Liposuction permanently removes fat in isolated areas of the body that results in a well-sculpted and improved body contour. While current liposuction techniques have greatly improved and are considered much safer, it is important to remember that liposuction is a surgical procedure and as with any type of surgery, it is not without its risks. Those who are interested in getting a liposuction should be fully aware of liposuction risks and be completely willing to deal with them should they happen.

Consider the following liposuction risks before making a final decision:
The risk of infections is present after a surgical procedure since bacteria can enter surgical wounds and incisions in the body. This is why doctors usually prescribe antibiotics to liposuction patients.

Skin and tissue burns: These liposuction risks may occur during ultrasonic liposuction, as the probe that generates the ultrasound may overheat with too much ultrasonic energy.

Seroma or fluid buildup on the treated area may occur after liposuction as a result of the body responding to injury. Seroma creates bulges and skin irregularities. It is removed by draining the fluid with a needle and may take several visits to the doctor.

Necrosis or death of skin or tissue may happen when blood vessels become injured stopping the supply of oxygen to the affected area. Necrotic skin changes in color and usually turns black and then it peels off, which may lead to bacterial infections. The affected tissues will have to be removed.

Pulmonary or fat embolism, which occurs when bits of fat come loose, enter the bloodstream, find its way to the lungs, or sometimes the brain. Symptoms may be difficulty or shortness of breathing.
Pulmonary edema or fluid build up in the lungs, which may occur if the doctor excessively replenishes the fluid lost during liposuction.
Damage to internal organs: Internal organs may be accidentally punctured as the surgeon moves the cannula or the suction tube inside the treatment area.
Overdose from Lidocaine. Lidocaine is a local anesthesia often used in liposuction, to numb the skin over the treatment area. The most common liposuction technique, which is tumescent liposuction, involves injecting the patient with large amounts of fluid that contains Lidocaine. This may cause overdose of this drug, which can be toxic.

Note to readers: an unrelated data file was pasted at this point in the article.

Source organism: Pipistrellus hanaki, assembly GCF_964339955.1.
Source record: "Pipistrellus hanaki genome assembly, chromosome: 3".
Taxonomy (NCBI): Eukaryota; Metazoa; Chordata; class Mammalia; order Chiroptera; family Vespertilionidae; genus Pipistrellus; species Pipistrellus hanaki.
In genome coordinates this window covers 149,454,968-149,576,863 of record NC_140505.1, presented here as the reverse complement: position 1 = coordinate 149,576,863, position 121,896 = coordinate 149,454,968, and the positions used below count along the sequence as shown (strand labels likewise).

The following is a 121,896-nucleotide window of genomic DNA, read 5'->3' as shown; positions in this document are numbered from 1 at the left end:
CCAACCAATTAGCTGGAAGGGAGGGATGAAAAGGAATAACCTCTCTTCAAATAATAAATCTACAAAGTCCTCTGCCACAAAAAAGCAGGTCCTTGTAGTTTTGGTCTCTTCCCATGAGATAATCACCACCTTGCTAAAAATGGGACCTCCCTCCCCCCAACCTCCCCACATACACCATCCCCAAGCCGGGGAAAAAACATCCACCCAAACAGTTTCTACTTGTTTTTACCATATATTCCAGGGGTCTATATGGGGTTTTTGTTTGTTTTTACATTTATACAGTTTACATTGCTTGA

Death: Different studies have been done to investigate how high the risk of fatality from liposuction is and the results differ greatly from estimates of as few as 3 up to 100 incidences of death out of every 100,000 liposuction surgeries done. While there may be no exact figure to indicate the number of actual deaths resulting from liposuction, the fact that it happens should make interested individuals give liposuction a serious consideration.

Other liposuction risks include swelling, scarring, sagging skin, skin discoloration, and numbness. Liposuction scars are permanent and may darken if greatly exposed to the sun. Swelling and numbness should be gone within a few weeks. Significant swelling and numbing that continues for several weeks or months should be checked by a doctor.

Liposuction risks, whether common or rare, can be significantly reduced by ensuring that the procedure will be performed only by a board-certified and experienced liposuction surgeon. Liposuction should also be done in a certified surgical center or hospital that is properly equipped to handle any possible complications.

After learning about liposuction risks, you will be more informed in making your decision and become better prepared should you decide to go on with a liposuction surgery.

With cosmetic surgery, we have found that liposuction is amongst the best out there today. We’re going to tell you more about this surgery. You should always learn about it before you try it.

Similar Posts: